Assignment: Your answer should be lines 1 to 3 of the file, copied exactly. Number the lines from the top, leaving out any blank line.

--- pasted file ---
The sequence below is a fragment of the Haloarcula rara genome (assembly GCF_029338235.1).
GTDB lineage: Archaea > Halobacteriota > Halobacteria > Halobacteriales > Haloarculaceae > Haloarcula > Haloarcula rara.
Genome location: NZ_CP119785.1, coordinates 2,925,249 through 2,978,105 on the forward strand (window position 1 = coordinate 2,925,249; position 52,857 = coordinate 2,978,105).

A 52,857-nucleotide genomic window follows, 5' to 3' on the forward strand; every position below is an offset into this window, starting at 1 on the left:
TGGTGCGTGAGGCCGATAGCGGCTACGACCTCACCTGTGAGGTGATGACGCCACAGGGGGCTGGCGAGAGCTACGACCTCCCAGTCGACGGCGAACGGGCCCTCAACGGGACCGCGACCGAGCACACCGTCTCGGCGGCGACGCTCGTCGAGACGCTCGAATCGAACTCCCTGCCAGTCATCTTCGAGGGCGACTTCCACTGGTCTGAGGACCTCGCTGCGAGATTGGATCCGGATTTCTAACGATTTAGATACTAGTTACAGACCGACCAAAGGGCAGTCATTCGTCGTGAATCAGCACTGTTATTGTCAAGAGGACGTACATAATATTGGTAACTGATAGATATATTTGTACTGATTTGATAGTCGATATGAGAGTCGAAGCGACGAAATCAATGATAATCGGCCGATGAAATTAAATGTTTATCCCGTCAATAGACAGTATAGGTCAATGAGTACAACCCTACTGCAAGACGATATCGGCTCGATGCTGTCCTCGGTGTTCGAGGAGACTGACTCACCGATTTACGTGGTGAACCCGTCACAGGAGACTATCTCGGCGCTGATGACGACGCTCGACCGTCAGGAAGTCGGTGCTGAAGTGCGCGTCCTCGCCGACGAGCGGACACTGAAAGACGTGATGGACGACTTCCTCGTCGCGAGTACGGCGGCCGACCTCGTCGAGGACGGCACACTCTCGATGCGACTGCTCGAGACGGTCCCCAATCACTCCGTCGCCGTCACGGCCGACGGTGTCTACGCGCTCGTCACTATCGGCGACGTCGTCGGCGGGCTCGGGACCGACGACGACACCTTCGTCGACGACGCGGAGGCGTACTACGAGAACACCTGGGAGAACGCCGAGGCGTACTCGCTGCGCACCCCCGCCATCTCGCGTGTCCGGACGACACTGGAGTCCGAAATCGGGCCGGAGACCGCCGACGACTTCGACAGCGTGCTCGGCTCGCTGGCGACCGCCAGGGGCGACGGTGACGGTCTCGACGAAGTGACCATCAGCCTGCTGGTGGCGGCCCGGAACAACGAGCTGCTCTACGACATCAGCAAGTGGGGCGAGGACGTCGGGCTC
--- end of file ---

The sequence below is a fragment of the Haloarcula rara genome (assembly GCF_029338235.1).
GTDB lineage: Archaea > Halobacteriota > Halobacteria > Halobacteriales > Haloarculaceae > Haloarcula > Haloarcula rara.
Genome location: NZ_CP119785.1, coordinates 2,925,249 through 2,978,105 on the forward strand (window position 1 = coordinate 2,925,249; position 52,857 = coordinate 2,978,105).